I’m using a free interval timer I found in the Apple App Store. It allows for using different intervals for different workouts. I have a 30 minute weights timer and a 30 minute bike timer. The weights timer is set for 45 seconds of high intensity and 1 minute of low intensity. The bike timer (for recumbent bike) is set for 1 1/2 minutes of high intensity and 1 minute of low. I like this because I can push myself to maximum reps and then rest or push myself to maximum speed and rest. For the bike, my “normal” speed is 10 mph. My “intense” or “high” speed ranges from 15 to 22 mph depending on the day and how I’m feeling. The goal is not to beat yesterday’s time. It’s to beat what you are feeling RIGHT NOW. So if my normal is lingering around 8 mph, I know my “high” is going to be closer to 15. And that’s ok. You want to work at the maximum you can do RIGHT NOW.
The concept behind HIIT is to push yourself a little more each day and to end each workout with a cool down that makes you feel accomplished. You will get more out of HIIT if you do more. You can go super slow then work up to your “normal” speed and treat it as if it were your “high” speed, but you won’t be getting anywhere with that. You have to push yourself, like with anything else.
So what kind of music gets you pumped?
My HIIT list includes:
- Five Finger Death Punch “Mama Said Knock You Out”
- Kid Rock “Bawidaba”
- Marilyn Manson “Disposable Teens” “Kaboom Kaboom” “Doll-Dagga-Buzz-Buzz”
- Anthrax “Bring the Noise”
- Limp Bizkit “Nookie” “Rollin”
- Family Force 5 “Bulletproof”
These songs have the right intensity I need for my bike. For the weights, I have a slightly different mix.
- Fergie/Slash “Beautiful/Dangerous”
- Fall Out Boy “My Songs Know What You Did in the Dark”
- Kid Rock “Jackson, Mississippi”
- My Darkest Days “Pornstar Dancing”
- Maroon 5 “This Summer”
- Atom Smash “Do Her Wrong”
- Black Stone Cherry “Blame it on the Boom Boom”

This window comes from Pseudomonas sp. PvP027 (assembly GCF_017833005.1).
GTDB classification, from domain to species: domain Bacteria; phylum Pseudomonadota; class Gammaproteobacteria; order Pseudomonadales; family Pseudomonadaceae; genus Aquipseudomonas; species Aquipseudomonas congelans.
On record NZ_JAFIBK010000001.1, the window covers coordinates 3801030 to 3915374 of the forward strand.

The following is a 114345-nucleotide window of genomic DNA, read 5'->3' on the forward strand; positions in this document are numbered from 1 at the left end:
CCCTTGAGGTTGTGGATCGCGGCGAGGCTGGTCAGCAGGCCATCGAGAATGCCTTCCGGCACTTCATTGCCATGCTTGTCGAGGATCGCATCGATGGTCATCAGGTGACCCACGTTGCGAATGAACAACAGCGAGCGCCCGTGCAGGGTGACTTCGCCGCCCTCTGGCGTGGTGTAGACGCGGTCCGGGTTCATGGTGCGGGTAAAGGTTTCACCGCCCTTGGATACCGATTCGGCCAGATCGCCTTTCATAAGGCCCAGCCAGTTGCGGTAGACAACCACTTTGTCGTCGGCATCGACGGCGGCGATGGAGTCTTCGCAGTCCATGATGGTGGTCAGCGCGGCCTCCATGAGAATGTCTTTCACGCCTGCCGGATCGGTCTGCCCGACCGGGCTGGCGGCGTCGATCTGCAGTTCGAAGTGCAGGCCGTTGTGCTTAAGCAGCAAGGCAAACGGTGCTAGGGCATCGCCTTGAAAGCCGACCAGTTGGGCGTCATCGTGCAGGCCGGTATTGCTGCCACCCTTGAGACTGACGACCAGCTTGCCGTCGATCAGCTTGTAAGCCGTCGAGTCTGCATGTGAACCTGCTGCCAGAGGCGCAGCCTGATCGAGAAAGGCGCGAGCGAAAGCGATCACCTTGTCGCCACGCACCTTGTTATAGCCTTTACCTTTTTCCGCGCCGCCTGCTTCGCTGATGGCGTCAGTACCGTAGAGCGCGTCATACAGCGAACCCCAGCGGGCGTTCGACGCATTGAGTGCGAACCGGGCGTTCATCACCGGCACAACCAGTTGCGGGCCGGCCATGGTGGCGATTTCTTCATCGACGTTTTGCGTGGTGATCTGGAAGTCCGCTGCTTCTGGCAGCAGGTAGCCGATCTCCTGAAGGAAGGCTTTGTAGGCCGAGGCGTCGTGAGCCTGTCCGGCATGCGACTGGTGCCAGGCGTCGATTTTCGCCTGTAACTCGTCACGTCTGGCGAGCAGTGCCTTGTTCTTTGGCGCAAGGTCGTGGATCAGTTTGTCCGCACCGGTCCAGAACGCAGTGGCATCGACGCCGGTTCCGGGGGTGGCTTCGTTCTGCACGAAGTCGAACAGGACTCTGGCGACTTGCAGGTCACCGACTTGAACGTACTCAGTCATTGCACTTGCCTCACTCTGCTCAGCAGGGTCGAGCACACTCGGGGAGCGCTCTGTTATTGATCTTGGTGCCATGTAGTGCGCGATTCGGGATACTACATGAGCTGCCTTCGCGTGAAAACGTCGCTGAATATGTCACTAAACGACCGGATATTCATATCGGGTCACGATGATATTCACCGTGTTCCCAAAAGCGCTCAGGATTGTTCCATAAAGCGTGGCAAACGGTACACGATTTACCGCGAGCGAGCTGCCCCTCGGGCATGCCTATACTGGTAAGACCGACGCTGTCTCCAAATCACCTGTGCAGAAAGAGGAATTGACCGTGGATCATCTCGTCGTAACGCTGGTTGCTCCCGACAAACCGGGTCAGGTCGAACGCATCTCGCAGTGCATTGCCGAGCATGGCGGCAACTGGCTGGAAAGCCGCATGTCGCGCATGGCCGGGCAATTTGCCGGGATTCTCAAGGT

It doesn’t matter what your list is, but it needs to be something that can keep up with the level of intensity you are using. My weight lifting songs are not as intense as my bike songs because the weight lifting HIIT is not as intense as the bike weight lifting sessions.
When you do a weight lifting HIIT session, you are lifting as much weight with as many reps as you can in that space you have. Mine is 45 seconds. I focus on one muscle group. Then I switch to the next muscle group for the low intensity and then go back to muscle group 1 for my high intensity. My weight workout will look like this:
- Low: glutes
- High: abs
- Low: Biceps
- High: glutes
- Low: abs
- High: Biceps
- Low: Triceps
- High: abs
- Low: shoulders
- High glutes
I don’t have a set routine, but I typically do “floor” work then “sitting up” then “standing” and I try to rotate this each time, so I hit all the major groups I’m hoping to hit. I end each session with push ups for both a low and a high. I also use my exercise ball because it rocks!
There are so many things you can do with an exercise ball, and I’ll document those later. For now, just know that it helps for a lot of the major exercises and it helps relieve stress on your back!
So, get ready to HIIT it, then HIIT it again. If you want to read more about HIIT cardio, there’s a lot of info out there. If you have any questions or comments, “Hit” me up. See what I did there? Ok. I’ll go now.